Nordics, Baltics Tighten Security at Energy Installations after Baltic Sea Pipe Burst

Credit: Andrey Armyagov/AdobeStock
Credit: Andrey Armyagov/AdobeStock

Norway and Lithuania tightened security at onshore energy installations, following Sunday's gas pipeline gas leak in the Baltic Sea, while Finland recommended energy operators to be more aware of security.

On Tuesday, Helsinki said damage caused on the Balticconnector between Estonia and Finland was due to "outside activity" and that the cause was being probed, stoking concern over regional energy security and pushing gas prices higher.

"We have increased our focus on preventive patrols at oil and gas installations in our area," operations chief Helge Blindheim at Norway's West police district told daily BA. 

The district is home to one oil terminal, Mongstad, and two processing gas plants, Kollsnes and Kaarstoe. 

Norwegian police is responsible for the security of onshore installations, such as gas processing plants and oil terminals, while the military is responsible for offshore platforms and pipelines.

The military has increased Navy patrols and is receiving aid from NATO allies to protect offshore platforms following the explosions on the Nord Stream gas pipelines in September 2022.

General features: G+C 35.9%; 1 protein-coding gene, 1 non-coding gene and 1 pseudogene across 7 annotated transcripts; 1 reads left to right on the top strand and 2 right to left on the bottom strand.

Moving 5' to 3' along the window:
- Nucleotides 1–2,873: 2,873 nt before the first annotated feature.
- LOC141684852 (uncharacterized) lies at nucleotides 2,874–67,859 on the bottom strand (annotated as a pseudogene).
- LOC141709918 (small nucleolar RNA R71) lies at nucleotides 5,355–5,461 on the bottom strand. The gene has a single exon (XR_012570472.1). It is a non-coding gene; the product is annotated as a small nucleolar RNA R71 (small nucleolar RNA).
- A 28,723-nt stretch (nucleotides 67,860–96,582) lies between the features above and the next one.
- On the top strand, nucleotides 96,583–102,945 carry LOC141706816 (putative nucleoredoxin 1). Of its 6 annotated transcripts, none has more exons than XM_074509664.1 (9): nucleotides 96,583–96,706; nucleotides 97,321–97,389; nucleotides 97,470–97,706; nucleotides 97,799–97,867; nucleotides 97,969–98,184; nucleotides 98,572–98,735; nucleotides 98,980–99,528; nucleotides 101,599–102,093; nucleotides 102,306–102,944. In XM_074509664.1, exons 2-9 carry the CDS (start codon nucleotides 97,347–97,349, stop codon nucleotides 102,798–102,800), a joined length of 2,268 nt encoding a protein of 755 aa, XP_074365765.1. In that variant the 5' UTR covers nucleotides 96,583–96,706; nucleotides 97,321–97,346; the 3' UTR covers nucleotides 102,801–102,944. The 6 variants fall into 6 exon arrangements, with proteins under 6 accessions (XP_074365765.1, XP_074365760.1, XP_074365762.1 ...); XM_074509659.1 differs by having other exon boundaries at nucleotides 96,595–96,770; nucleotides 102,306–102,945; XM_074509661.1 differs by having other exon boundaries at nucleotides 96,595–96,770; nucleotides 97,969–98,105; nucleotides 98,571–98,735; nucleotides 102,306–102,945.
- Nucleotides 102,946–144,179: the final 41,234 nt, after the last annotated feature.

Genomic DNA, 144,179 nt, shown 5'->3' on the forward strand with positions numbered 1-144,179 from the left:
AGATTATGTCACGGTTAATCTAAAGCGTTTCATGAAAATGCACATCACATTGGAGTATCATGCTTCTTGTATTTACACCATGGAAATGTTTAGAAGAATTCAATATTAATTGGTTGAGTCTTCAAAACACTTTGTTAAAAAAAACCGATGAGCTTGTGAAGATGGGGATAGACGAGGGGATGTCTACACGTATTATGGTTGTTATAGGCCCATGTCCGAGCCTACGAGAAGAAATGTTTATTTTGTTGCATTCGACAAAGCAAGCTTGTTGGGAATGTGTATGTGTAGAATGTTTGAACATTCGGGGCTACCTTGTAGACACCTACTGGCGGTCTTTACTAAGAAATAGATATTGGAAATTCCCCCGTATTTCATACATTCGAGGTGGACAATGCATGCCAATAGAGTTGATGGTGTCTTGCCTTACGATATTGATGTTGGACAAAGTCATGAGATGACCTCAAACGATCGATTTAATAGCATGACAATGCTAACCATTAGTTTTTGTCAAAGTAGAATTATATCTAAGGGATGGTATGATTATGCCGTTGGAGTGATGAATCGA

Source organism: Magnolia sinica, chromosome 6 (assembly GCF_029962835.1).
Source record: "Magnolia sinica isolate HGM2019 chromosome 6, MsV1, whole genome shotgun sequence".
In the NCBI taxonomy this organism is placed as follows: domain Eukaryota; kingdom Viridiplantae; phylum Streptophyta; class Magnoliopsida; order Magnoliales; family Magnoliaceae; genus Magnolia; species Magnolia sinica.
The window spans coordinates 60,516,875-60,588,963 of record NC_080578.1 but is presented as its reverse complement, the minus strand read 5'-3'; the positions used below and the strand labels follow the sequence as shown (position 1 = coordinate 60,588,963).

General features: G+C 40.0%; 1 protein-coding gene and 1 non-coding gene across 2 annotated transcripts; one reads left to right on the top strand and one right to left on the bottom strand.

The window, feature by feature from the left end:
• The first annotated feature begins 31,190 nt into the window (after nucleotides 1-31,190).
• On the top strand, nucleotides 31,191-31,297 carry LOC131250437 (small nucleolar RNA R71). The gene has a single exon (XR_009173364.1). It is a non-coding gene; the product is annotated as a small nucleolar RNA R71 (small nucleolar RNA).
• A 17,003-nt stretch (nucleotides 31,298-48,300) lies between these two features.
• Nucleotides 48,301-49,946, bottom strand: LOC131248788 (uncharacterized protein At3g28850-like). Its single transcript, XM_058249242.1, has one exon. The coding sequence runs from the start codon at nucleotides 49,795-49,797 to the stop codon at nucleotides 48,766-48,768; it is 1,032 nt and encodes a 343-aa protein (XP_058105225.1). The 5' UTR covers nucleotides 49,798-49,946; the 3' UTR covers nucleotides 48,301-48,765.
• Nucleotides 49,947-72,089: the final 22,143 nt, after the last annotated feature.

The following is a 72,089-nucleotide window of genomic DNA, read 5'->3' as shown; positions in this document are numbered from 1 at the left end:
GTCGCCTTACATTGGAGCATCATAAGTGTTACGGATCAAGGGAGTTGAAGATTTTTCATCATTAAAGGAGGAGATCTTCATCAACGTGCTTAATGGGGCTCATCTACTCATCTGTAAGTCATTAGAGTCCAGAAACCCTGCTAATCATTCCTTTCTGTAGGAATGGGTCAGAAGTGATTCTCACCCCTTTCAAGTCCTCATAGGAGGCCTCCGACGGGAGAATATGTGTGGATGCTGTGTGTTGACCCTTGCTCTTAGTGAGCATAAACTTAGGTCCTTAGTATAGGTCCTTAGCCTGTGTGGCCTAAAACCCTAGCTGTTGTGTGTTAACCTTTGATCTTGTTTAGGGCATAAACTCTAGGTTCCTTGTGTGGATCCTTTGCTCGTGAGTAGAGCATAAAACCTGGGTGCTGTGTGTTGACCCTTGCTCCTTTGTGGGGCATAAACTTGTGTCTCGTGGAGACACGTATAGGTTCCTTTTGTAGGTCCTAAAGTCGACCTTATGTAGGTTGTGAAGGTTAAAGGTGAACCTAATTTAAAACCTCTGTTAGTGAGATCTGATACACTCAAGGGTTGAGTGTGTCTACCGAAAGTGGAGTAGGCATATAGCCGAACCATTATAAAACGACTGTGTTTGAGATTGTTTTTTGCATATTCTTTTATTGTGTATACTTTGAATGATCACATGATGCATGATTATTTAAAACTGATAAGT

Norway is Europe's largest gas supplier and Western Europe's largest oil producer, exporting more than 120 billion cubic metres (bcm) of gas in 2022, mainly via a system of some 22 pipelines spreading over more than 8,800 km (5,470 miles).

Finland has also instructed energy operators to be more security-aware as a result of the incident in the Baltic Sea.

"Yesterday (Tuesday) we urged companies critical to security of (energy) supply to raise their own preparedness level, especially with regard to critical infrastructure," director Janne Kankanen from Finland's National Emergency Supply Agency told a press conference on Wednesday. 

"Special attention is now requested from all operators to protect this critical infrastructure."    

Similarly, Lithuania, which neighbours Estonia, raised security alert levels at its Klaipeda liquefied natural gas import terminal, gas pipelines and other strategic energy assets as a result of the damage on the Balticconnector gas pipeline.

 

 (Reporting by Terje Solsvik and Gwladys Fouche in Oslo, Annee Kauranen in Helsinki and Andrius Sytas in Vilnius; editing by Jonathan Oatis)

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